Lake Level Conditions: Lake Superior is 3 inches below its level of a year ago, while Lake Michigan-Huron is an inch above last yearís level. The level of Lakes St. Clair, Erie and Ontario are both 4 to 5 inches above what they were at this time last year. The water levels of Lakes Superior and Michigan-Huron are at the same level as they were a month ago, while Lakes St. Clair, Erie, and Ontario are 4,2, and 3 inches, respectively, lower than they were. Over the next 30 days, all lakes, with the exception of Lake St. Clair are expected to continue their seasonal decline. Lakes Superior and Michigan-Huron are predicted to fall 3 and 2 inches, respectively, while Lakes Erie and Ontario are both forecasted to decline 2 inches. Levels will remain above their long term average levels for this time of year, although Lake Ontario appears to be approaching its average level currently. See the Daily Levels page for more water level information.

Forecasted outflows / channel conditions: Lake Superiorís outflow through the St. Maryís River is predicted to be above average for the month of October. Lake Michigan-Huronís outflow into the St. Clair River and Lake St. Clairís outflow into the Detroit River are forecasted to be above average in October. Likewise, the October outflow of Lake Erie into the Niagara River is projected to be above average, and Lake Ontarioís outflow into the St. Lawrence River is expected to be above average in October.

Alerts: Official records are based on monthly average water levels and not daily water levels. Users of the Great Lakes, connecting channels and St. Lawrence River should keep informed of current conditions before undertaking any activities that could be affected by changing water levels. Mariners should utilize navigation charts and refer to current water level readings. Ice information can be found at the National Ice Center's webpage.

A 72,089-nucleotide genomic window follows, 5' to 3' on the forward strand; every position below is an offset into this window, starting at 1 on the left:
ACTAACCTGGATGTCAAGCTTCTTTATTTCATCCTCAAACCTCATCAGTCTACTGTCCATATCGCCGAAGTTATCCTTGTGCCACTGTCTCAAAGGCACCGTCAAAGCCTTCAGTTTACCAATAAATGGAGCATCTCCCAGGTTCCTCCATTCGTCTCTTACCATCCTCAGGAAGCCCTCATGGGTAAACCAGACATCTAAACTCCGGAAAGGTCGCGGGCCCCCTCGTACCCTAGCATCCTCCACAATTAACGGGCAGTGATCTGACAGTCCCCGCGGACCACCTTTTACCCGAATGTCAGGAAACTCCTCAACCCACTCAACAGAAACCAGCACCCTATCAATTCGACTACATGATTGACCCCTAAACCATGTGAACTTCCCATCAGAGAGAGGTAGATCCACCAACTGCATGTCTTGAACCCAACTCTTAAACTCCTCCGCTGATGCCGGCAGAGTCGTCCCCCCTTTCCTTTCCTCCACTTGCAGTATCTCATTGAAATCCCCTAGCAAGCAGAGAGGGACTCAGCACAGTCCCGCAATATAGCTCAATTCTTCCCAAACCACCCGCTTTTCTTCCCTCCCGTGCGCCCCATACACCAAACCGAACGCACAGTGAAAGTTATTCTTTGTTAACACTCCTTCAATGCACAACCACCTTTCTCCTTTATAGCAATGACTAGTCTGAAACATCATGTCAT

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Related Resources
GLIN: Agencies and Organizations, Hydrology
GLIN: Current Great Lakes-St. Lawrence Water Levels
GLIN: Environmental Research in the Great Lakes Region
GLIN: Forecasted Great Lakes-St. Lawrence Water Levels
GLIN: Great Lakes-St. Lawrence Hydrology
GLIN: Great Lakes-St. Lawrence Water Flows
GLIN: Historical Great Lakes-St. Lawrence Water Levels
GLIN: Weather and Climate in the Great Lakes Region

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CC Data This page was created under the guidance of the binational Coordinating Committee on Great Lakes Basic Hydraulic and Hydrologic Data. This symbol is used throughout the GLIN hydrology section to indicate data or references prepared under the auspices of the Coordinating Committee.


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Updated: November 28, 2015
Selected Photos: Copyright ©John and Ann Mahan